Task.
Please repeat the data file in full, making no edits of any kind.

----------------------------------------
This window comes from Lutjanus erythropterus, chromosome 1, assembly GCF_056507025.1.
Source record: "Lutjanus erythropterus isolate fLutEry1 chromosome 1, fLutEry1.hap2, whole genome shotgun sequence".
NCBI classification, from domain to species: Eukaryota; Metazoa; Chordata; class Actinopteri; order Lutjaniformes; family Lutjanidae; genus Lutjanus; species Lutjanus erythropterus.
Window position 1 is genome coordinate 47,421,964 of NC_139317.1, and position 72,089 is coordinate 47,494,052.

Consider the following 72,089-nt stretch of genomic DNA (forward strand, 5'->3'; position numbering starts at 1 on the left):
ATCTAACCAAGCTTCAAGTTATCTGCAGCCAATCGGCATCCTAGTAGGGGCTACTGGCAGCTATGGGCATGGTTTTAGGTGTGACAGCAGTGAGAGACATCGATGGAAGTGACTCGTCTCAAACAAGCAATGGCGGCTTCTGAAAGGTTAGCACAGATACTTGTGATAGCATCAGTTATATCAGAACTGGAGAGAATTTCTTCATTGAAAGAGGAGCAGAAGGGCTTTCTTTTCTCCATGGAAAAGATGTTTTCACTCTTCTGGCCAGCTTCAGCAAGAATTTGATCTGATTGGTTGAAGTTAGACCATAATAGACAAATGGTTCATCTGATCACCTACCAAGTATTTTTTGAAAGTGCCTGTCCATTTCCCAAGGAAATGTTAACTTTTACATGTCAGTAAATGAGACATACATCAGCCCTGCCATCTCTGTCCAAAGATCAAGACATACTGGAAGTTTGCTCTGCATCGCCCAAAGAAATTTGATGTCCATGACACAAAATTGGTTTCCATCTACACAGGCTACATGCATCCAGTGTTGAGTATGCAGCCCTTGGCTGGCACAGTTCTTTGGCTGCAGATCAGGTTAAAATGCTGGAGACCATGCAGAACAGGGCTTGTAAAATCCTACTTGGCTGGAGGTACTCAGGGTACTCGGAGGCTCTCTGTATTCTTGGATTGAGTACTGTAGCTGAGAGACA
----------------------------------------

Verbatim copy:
This window comes from Lutjanus erythropterus, chromosome 1, assembly GCF_056507025.1.
Source record: "Lutjanus erythropterus isolate fLutEry1 chromosome 1, fLutEry1.hap2, whole genome shotgun sequence".
NCBI classification, from domain to species: Eukaryota; Metazoa; Chordata; class Actinopteri; order Lutjaniformes; family Lutjanidae; genus Lutjanus; species Lutjanus erythropterus.
Window position 1 is genome coordinate 47,421,964 of NC_139317.1, and position 72,089 is coordinate 47,494,052.

Consider the following 72,089-nt stretch of genomic DNA (forward strand, 5'->3'; position numbering starts at 1 on the left):
ATCTAACCAAGCTTCAAGTTATCTGCAGCCAATCGGCATCCTAGTAGGGGCTACTGGCAGCTATGGGCATGGTTTTAGGTGTGACAGCAGTGAGAGACATCGATGGAAGTGACTCGTCTCAAACAAGCAATGGCGGCTTCTGAAAGGTTAGCACAGATACTTGTGATAGCATCAGTTATATCAGAACTGGAGAGAATTTCTTCATTGAAAGAGGAGCAGAAGGGCTTTCTTTTCTCCATGGAAAAGATGTTTTCACTCTTCTGGCCAGCTTCAGCAAGAATTTGATCTGATTGGTTGAAGTTAGACCATAATAGACAAATGGTTCATCTGATCACCTACCAAGTATTTTTTGAAAGTGCCTGTCCATTTCCCAAGGAAATGTTAACTTTTACATGTCAGTAAATGAGACATACATCAGCCCTGCCATCTCTGTCCAAAGATCAAGACATACTGGAAGTTTGCTCTGCATCGCCCAAAGAAATTTGATGTCCATGACACAAAATTGGTTTCCATCTACACAGGCTACATGCATCCAGTGTTGAGTATGCAGCCCTTGGCTGGCACAGTTCTTTGGCTGCAGATCAGGTTAAAATGCTGGAGACCATGCAGAACAGGGCTTGTAAAATCCTACTTGGCTGGAGGTACTCAGGGTACTCGGAGGCTCTCTGTATTCTTGGATTGAGTACTGTAGCTGAGAGACA